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Thread: Parisian & Parisian Ambassador differences?

  1. #21
    Distinguished SOTW Member goodsax's Avatar
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    Me too. After finding out it is the F# "trill" key guard, I found the s/n, 38122. I couldn't figure out what an F# key guard was. Learn something every day.
    SOP: Antigua Winds SS4290RC; ALTO:Couesnon Monopole Conservatorie; TENOR: Yamaha YTS-61;
    BARI: Vito-Yanagisawa Low A; CLARINET: Noblet Paris; FLUTE: Amadeus by Haynes

  2. #22
    Distinguished SOTW Member xax's Avatar
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    Quote Originally Posted by bluejeans
    Eureka! I found the serial # on the back of the keyguard as suggested. It's 36214.
    Now, how do I find out when and by which maker this horn was made? I've seen other postings asking about lower numbers, but gathered no info from them.
    I'm fairly certain that if the serial number is on the F# keyguard, then it's a Pierret made horn. Go to the Pierret forum for more info.
    "There's not enough kindness in the world...".Dale Turner; "Round Midnight"

  3. #23
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    Default Re: Parisian & Parisian Ambassador differences?

    OK folks, time to answer my own question!

    Having now played, owned or test played a few Parisians and Parisian Ambassadors (ATB, they made no sops... I mean Pierret did manufacture sops but not for Olds), here are my observations:

    Besides the model (“Parisian” and “The Parisian Ambassador”), the bell engraving, simpler in earlier models (P), is much more circumvoluted in the latter models (PA), but I have seen a P with the same elaborate engraving as a PA (call it a "transitional" model if you wish!).

    Mechanically, the main differences are:
    - stopper feet on the low C and Eb key rods on the P models, therefore no felts are needed on the keyguards. The low B& Bb levers are thicker on the P and there again, no felts are needed; the PAs have felts on these keyguards like most brands;
    - a single metal piece that works as a combined low post for the Bis, hi E and C trill keys on the P, whereas the Bis key has its own lower post on the PA;
    - a single forged key arm & stopper foot for the hi E key on the P, whereas the foot is separate and placed lower on the rod on the PA.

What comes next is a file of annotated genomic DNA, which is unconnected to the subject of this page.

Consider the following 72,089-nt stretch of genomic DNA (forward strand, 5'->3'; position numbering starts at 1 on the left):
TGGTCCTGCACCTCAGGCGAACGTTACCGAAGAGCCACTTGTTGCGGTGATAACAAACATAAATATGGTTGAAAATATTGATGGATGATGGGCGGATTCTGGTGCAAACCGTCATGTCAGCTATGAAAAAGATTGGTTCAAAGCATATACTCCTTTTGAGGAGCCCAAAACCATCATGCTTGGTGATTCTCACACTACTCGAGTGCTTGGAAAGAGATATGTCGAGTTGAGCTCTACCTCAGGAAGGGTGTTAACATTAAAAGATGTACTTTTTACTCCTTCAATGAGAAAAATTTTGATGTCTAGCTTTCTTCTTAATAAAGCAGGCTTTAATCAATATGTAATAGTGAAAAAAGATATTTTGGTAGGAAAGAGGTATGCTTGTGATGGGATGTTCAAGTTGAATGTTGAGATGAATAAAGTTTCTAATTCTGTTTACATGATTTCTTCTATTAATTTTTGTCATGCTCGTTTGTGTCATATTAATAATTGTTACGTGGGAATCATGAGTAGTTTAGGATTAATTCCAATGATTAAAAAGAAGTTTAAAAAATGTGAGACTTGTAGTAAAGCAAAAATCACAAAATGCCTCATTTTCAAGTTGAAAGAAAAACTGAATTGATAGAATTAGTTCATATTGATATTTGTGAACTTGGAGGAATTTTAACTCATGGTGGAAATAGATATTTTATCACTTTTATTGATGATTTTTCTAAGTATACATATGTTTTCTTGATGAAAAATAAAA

Minor differences are: MOP buttons on the earlier models (but I’ve seen them on several PA too) as opposed to whitish plastic ones on the latter models – MOPs being sculpted, either convex or concave while the plastic ones are flat --; a LH thumbrest with a pearl on P and some PA, and black plastic on latter PA; slightly different bow braces; a squarish post/guide for the hi F key and neck octave key on P whereas they are rounded like on most saxes on PA, and a few more.
    The brass sheet used for early P I've seen seems thicker than on latter PA, for instance, the bell diameter varies by a few mm, the lyre holder position differs…

    We did a blind test with a (pro) friend on 2 altos, a P (28xxx) and a PA (38xxx), both with equally good intonation, the P had been more played in than the PA but had had less repairs than the newer horn.
    The P's body had been chemically delacquered, whereas the PA was original lacquer. The listener couldn’t tell them apart and to the player they felt pretty much the same in terms of power and action (although one had steel springs and the other piano type springs).
    Admittedly, we got two good numbers...
    S: Buffet -- Nicolas Tréfeil refaced unmarked Babbitt; A: Couesnon, Dolnet -- NT refaced Riffault & Meyer 5 replica; T: D&J -- NT modified Riffault; B: Weltklang -- NT refaced Chinese metal mpc

  4. #24
    Distinguished SOTW Member goodsax's Avatar
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    Default Re: Parisian & Parisian Ambassador differences?

    I didn't check my most recent PA tenor.
    SOP: Antigua Winds SS4290RC; ALTO:Couesnon Monopole Conservatorie; TENOR: Yamaha YTS-61;
    BARI: Vito-Yanagisawa Low A; CLARINET: Noblet Paris; FLUTE: Amadeus by Haynes

  5. #25
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    Default Re: Parisian & Parisian Ambassador differences?

    Ask the buyer what the S/N is.
    From your pics in your FS thread it has several characteristics of an earlier (or "transitional") horn....
    S: Buffet -- Nicolas Tréfeil refaced unmarked Babbitt; A: Couesnon, Dolnet -- NT refaced Riffault & Meyer 5 replica; T: D&J -- NT modified Riffault; B: Weltklang -- NT refaced Chinese metal mpc

  6. #26

    Default Re: Parisian & Parisian Ambassador differences?